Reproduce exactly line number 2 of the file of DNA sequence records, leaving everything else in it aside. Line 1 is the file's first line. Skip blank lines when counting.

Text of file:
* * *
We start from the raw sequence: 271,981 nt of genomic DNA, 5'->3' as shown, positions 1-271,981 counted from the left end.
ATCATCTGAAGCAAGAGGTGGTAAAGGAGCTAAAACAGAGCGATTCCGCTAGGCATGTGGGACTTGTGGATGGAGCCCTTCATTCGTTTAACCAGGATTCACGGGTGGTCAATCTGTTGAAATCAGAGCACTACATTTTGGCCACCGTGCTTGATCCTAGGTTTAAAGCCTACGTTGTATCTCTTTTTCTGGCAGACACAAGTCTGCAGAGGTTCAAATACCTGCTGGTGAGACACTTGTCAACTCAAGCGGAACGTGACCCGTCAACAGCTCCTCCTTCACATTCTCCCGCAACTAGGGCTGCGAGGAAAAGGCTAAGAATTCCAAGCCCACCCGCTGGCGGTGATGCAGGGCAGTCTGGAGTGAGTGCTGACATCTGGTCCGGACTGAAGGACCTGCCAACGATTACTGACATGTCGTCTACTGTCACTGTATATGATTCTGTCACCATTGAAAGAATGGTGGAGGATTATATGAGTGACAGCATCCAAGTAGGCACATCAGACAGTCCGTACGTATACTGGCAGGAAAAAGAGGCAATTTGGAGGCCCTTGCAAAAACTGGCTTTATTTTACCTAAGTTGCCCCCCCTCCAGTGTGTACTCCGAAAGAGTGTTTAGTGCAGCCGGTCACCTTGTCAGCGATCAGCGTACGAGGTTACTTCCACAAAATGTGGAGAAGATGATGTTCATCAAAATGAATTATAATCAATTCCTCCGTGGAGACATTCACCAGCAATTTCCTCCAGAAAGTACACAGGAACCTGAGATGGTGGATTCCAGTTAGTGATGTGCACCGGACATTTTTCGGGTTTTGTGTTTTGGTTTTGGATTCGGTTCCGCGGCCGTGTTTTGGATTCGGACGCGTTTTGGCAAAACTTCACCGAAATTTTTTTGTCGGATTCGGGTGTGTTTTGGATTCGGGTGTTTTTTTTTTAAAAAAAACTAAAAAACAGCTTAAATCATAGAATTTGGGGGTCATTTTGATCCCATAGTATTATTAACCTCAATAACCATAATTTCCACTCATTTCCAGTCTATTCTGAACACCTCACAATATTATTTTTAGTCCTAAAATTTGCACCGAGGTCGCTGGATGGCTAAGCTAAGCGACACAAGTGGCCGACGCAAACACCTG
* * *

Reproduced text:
ATCATCTGAAGCAAGAGGTGGTAAAGGAGCTAAAACAGAGCGATTCCGCTAGGCATGTGGGACTTGTGGATGGAGCCCTTCATTCGTTTAACCAGGATTCACGGGTGGTCAATCTGTTGAAATCAGAGCACTACATTTTGGCCACCGTGCTTGATCCTAGGTTTAAAGCCTACGTTGTATCTCTTTTTCTGGCAGACACAAGTCTGCAGAGGTTCAAATACCTGCTGGTGAGACACTTGTCAACTCAAGCGGAACGTGACCCGTCAACAGCTCCTCCTTCACATTCTCCCGCAACTAGGGCTGCGAGGAAAAGGCTAAGAATTCCAAGCCCACCCGCTGGCGGTGATGCAGGGCAGTCTGGAGTGAGTGCTGACATCTGGTCCGGACTGAAGGACCTGCCAACGATTACTGACATGTCGTCTACTGTCACTGTATATGATTCTGTCACCATTGAAAGAATGGTGGAGGATTATATGAGTGACAGCATCCAAGTAGGCACATCAGACAGTCCGTACGTATACTGGCAGGAAAAAGAGGCAATTTGGAGGCCCTTGCAAAAACTGGCTTTATTTTACCTAAGTTGCCCCCCCTCCAGTGTGTACTCCGAAAGAGTGTTTAGTGCAGCCGGTCACCTTGTCAGCGATCAGCGTACGAGGTTACTTCCACAAAATGTGGAGAAGATGATGTTCATCAAAATGAATTATAATCAATTCCTCCGTGGAGACATTCACCAGCAATTTCCTCCAGAAAGTACACAGGAACCTGAGATGGTGGATTCCAGTTAGTGATGTGCACCGGACATTTTTCGGGTTTTGTGTTTTGGTTTTGGATTCGGTTCCGCGGCCGTGTTTTGGATTCGGACGCGTTTTGGCAAAACTTCACCGAAATTTTTTTGTCGGATTCGGGTGTGTTTTGGATTCGGGTGTTTTTTTTTTAAAAAAAACTAAAAAACAGCTTAAATCATAGAATTTGGGGGTCATTTTGATCCCATAGTATTATTAACCTCAATAACCATAATTTCCACTCATTTCCAGTCTATTCTGAACACCTCACAATATTATTTTTAGTCCTAAAATTTGCACCGAGGTCGCTGGATGGCTAAGCTAAGCGACACAAGTGGCCGACGCAAACACCTG